Accountable Care Organization - Explained
What is an Accountable Care Organization?
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Table of ContentsWhat is an Accountable Care Organization?How are Accountable Care Organizations Used?Accountable Care Organizations in the PresentDisadvantages of the Affordable Care Organization SystemAcademics research on Accountable care organizations
What is an Accountable Care Organization?
Accountable Care Organizations (ACOs) are networks of doctors, hospitals and other healthcare providers that voluntarily collaborate in order to provide coordinated, high-quality and cost-effective care to patients. ACOs came into being as a result of the enactment of the Affordable Care Act (ACA) of 2010, more commonly known as Obamacare. This Act led to the creation of the Medicare Shared Savings Program (MSSP) that sought to improve the quality of care for Medicare Fee-For-Service (FFS) beneficiaries, while also reducing unnecessary costs. Although Accountable Care Organizations were first set up to exclusively cater to Medicare participants, these organizations have since expanded their operations to also include private payer networks.
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How are Accountable Care Organizations Used?
Accountable Care Organizations (ACOs) were conceived as a well-connected network of healthcare providers that shared information within themselves (thus eliminating duplication of services), offered more accessible and affordable healthcare and prevented medical errors. Although ACOs are designed with a focus on primary care physicians (PCPs), they also incorporate hospitals, specialty clinics, dispensaries and other healthcare providers in order to optimize their capabilities. The basic framework of Accountable Care Organizations was incorporated into the Medicare Shared Savings Program - a constituent of the Affordable Care Act (ACA) of 2010. This Act made it mandatory for each ACO to service a minimum of 5,000 patients over a minimum three-year period. The Centers for Medicare and Medicare Services (CMSs) oversee the functioning of all ACOs. Although originally envisaged by the Obama administration as a government-maintained social welfare program for low-income groups, the ACO system quickly transcended its Medicare roots to incorporate private payer networks. However, all Accountable Care Organizations have retained the fee-for-service payment model of Medicare, albeit with certain modifications such as offering incentives to healthcare providers for better care of patients. As of 2014, there were 20 Accountable Care Organizations in the Medicare Pioneer Program and 333 in the Medicare Shared Savings Program (MSSP). These ACOs together generated over $400 million in total savings that year, not counting bonuses paid out.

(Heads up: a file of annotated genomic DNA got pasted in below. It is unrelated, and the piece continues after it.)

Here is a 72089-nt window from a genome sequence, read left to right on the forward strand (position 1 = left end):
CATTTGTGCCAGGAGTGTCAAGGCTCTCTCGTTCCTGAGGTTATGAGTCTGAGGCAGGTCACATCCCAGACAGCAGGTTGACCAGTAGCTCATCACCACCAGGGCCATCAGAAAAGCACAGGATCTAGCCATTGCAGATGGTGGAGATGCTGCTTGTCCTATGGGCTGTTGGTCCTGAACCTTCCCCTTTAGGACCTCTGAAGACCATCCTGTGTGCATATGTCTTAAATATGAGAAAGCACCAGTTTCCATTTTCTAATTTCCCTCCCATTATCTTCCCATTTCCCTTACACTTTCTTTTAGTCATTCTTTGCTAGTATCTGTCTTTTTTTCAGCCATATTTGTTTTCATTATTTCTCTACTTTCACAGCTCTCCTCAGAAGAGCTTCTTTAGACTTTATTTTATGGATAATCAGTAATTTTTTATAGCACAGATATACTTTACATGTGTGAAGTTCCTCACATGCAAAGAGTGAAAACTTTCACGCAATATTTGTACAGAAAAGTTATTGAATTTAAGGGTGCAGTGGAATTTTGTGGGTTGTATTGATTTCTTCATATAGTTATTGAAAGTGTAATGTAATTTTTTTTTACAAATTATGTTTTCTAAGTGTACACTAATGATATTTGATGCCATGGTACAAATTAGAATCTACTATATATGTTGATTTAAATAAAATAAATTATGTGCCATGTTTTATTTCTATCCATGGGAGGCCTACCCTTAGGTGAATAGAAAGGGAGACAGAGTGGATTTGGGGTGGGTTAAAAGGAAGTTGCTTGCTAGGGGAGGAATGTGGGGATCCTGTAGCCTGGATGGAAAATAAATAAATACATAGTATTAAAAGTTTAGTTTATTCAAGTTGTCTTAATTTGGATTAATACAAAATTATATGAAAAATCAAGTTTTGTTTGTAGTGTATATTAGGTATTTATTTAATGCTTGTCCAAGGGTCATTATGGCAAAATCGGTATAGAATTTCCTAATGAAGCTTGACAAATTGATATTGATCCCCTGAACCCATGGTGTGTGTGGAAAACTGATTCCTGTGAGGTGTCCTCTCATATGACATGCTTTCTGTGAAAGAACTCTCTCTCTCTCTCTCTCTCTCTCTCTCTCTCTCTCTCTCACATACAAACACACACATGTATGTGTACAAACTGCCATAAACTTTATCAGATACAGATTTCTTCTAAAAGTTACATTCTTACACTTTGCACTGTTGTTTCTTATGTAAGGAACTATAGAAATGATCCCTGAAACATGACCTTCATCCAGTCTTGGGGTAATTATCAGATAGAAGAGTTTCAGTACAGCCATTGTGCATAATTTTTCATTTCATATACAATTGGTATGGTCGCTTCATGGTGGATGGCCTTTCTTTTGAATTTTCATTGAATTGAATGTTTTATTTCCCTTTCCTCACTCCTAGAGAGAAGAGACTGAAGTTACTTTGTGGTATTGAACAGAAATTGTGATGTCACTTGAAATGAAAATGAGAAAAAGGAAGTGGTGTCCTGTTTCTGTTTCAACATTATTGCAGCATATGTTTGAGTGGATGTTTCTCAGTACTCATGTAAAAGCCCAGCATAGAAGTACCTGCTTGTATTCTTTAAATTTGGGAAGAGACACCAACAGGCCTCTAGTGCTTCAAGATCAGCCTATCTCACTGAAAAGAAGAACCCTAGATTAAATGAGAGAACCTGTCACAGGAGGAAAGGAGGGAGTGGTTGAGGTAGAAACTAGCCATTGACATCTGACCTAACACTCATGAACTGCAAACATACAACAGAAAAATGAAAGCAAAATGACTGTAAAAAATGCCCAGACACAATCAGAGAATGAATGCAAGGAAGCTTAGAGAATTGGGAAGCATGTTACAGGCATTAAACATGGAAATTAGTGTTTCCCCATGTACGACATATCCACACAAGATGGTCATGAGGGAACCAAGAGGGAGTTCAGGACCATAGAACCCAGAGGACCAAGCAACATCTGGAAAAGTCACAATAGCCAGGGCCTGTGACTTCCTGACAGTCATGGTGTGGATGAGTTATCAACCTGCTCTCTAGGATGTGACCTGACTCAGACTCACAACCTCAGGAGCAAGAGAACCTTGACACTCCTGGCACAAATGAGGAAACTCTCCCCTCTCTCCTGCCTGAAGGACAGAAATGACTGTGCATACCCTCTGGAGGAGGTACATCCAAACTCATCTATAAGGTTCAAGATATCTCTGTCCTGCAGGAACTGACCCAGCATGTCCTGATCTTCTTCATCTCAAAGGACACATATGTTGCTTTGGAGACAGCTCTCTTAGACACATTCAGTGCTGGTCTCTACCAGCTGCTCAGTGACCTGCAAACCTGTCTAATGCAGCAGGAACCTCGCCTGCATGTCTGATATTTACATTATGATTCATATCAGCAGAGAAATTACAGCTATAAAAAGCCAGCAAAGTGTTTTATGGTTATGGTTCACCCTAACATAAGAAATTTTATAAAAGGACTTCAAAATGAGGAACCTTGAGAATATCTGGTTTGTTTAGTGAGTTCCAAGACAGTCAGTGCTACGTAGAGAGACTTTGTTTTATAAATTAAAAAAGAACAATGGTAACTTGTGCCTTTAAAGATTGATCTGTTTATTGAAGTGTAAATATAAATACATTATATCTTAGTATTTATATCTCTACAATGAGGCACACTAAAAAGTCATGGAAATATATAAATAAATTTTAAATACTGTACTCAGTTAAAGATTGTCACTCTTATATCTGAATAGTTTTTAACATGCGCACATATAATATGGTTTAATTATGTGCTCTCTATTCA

Accountable Care Organizations in the Present
It is mandatory for ACOs participating in the Shared Savings Program beginning July 1, 2019 and later to agree to an agreement period of no less than five years. This agreement period constitutes performance years that follow similar operational procedures. The Accountable Care Organizations can opt from either of two tracks -
- A Basic track that comprises a glide path for eligible ACOs
- An Enhanced track that caters to higher risk levels as well as higher potential rewards.
It is possible for ACOs participating in the Basic tracks glide path to graduate to higher risk levels and consequently, higher potential rewards.
Disadvantages of the Affordable Care Organization System
ACOs participating in the Shared Savings Program can lead to consolidation among healthcare providers in the form of mergers. This will invariably lead to a situation where a smaller number of health systems hold greater negotiating power over insurers, thus resulting in higher expenses for the patients. Patients availing healthcare under the ACO system are also prone to being entangled in an unpleasant network of healthcare providers with vastly limited options.